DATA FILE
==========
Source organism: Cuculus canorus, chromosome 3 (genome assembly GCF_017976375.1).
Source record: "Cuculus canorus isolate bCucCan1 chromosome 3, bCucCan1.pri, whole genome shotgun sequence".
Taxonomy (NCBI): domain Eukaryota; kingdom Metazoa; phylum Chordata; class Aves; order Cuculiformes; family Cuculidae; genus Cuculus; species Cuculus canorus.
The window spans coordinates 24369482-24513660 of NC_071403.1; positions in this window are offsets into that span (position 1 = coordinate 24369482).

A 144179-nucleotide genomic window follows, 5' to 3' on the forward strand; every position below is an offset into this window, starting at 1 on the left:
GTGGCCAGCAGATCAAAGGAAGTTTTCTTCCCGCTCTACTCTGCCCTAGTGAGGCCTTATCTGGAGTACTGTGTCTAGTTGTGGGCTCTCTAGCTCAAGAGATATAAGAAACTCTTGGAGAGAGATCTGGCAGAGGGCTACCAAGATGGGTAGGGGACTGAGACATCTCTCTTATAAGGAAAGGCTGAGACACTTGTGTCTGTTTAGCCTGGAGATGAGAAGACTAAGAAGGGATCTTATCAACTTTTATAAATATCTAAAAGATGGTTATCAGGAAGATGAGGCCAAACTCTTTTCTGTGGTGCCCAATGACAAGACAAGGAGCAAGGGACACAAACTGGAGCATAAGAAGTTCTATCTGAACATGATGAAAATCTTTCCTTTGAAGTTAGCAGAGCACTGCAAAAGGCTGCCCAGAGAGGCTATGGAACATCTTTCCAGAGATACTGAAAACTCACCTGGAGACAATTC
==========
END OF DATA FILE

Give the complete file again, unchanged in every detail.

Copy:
Source organism: Cuculus canorus, chromosome 3 (genome assembly GCF_017976375.1).
Source record: "Cuculus canorus isolate bCucCan1 chromosome 3, bCucCan1.pri, whole genome shotgun sequence".
Taxonomy (NCBI): domain Eukaryota; kingdom Metazoa; phylum Chordata; class Aves; order Cuculiformes; family Cuculidae; genus Cuculus; species Cuculus canorus.
The window spans coordinates 24369482-24513660 of NC_071403.1; positions in this window are offsets into that span (position 1 = coordinate 24369482).

A 144179-nucleotide genomic window follows, 5' to 3' on the forward strand; every position below is an offset into this window, starting at 1 on the left:
GTGGCCAGCAGATCAAAGGAAGTTTTCTTCCCGCTCTACTCTGCCCTAGTGAGGCCTTATCTGGAGTACTGTGTCTAGTTGTGGGCTCTCTAGCTCAAGAGATATAAGAAACTCTTGGAGAGAGATCTGGCAGAGGGCTACCAAGATGGGTAGGGGACTGAGACATCTCTCTTATAAGGAAAGGCTGAGACACTTGTGTCTGTTTAGCCTGGAGATGAGAAGACTAAGAAGGGATCTTATCAACTTTTATAAATATCTAAAAGATGGTTATCAGGAAGATGAGGCCAAACTCTTTTCTGTGGTGCCCAATGACAAGACAAGGAGCAAGGGACACAAACTGGAGCATAAGAAGTTCTATCTGAACATGATGAAAATCTTTCCTTTGAAGTTAGCAGAGCACTGCAAAAGGCTGCCCAGAGAGGCTATGGAACATCTTTCCAGAGATACTGAAAACTCACCTGGAGACAATTC